‘I hit the bottom of the barrel’

Saturday, July 31, 2004

SAN JUAN, Puerto Rico - Although located thousands of miles away, Enrique Toro’s rehab business almost went down with the World Trade Center on Sept. 11, 2001.

“After the New York tragedy, I hit the bottom of the barrel in terms of funding,” said Toro, president of KTG. “My funding sources dried up, and to maintain my overhead and employees, I decided to do what I did before, which was retail.”

Thanks to his pumped up retail efforts - he began distributing private label compression hosiery, patient aids, knee braces and other soft goods to supermarkets and independent pharmacies - Toro’s generating more revenue than ever before.

In September 2001, for example, KTG - providing just rehab services and products - tallied gross billings of $95,000. In March 2004, the company billed $429,000, 65% of which comes from his retail distribution business, Toro said.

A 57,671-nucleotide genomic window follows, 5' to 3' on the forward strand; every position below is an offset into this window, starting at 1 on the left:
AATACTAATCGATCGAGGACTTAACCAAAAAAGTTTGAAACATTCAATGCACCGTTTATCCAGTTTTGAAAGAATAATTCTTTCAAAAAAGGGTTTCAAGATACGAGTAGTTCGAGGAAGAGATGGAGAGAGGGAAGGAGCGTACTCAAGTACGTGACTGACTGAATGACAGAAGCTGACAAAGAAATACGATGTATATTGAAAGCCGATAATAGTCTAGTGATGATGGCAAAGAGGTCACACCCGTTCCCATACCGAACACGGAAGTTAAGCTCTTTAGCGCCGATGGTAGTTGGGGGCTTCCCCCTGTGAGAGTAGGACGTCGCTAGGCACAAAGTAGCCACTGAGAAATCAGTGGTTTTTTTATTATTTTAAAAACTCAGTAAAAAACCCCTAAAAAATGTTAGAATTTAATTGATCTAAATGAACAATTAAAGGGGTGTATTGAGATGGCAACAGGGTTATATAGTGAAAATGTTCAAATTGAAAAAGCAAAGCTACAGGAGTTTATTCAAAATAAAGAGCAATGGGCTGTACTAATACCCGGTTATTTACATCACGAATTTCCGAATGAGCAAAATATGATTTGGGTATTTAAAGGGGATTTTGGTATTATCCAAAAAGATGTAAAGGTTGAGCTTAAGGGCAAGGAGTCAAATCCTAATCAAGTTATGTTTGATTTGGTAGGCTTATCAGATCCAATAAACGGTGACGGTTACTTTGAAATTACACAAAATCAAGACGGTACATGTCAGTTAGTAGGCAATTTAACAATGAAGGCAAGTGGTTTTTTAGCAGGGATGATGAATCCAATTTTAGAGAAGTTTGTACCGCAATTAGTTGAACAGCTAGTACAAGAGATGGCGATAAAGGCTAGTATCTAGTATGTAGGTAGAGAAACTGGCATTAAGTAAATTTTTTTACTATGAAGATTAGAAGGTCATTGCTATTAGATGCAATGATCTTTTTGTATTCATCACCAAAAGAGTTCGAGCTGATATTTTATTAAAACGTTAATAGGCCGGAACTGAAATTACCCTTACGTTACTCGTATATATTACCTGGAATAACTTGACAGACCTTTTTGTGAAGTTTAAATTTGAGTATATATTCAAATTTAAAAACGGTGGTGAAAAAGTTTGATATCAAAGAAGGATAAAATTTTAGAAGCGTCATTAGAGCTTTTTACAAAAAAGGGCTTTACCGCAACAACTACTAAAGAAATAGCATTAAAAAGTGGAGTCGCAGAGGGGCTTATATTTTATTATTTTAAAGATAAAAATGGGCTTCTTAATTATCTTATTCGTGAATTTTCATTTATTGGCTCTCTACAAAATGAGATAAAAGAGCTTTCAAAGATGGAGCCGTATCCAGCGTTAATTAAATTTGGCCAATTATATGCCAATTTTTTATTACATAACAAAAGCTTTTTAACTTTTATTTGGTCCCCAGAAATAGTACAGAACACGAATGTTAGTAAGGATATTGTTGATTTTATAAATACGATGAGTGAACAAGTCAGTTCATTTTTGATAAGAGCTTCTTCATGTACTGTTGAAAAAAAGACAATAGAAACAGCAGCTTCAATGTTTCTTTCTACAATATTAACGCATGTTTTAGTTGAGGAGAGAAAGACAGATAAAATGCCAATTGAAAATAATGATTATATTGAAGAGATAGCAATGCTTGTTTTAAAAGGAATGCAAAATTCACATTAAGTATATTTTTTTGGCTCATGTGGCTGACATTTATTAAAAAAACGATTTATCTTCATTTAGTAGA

“I underestimated the financial capacity of these drug stores until I tried them,” he said. “My God! They pay me in 30 days. The government doesn’t have the capacity to pay me in 140 days.”

This year he’s augmenting his compression business with a unit that allows him to measure a lymphedema, download the information to a computer, e-mail it to a manufacturer and receive a quote for a custom product in 20 minutes. In August, he’ll debut a diabetic foot clinic at a single location in Puerto Rico’s largest pharmacy chain. The clinic will show people how to take care of their feet and introduce them to diabetic products.Toro plans to track patient data and if the program proves successful in reducing amputations, he’ll try to market it to insurance companies.

With that kind of thinking lighting his way, it’s clear Toro’s come a long way since the dark days following 9/11. At that time, a confluence of reimbursement cuts in Puerto Rico for rehab, inflation and uncertainty and fear generated by the Trade Center disaster reduced his business by a third, from $3 million to $2 million a year.

“I was ready for disaster,” Toro said. “The future of my business was very dim. Now I’m excited about the future.”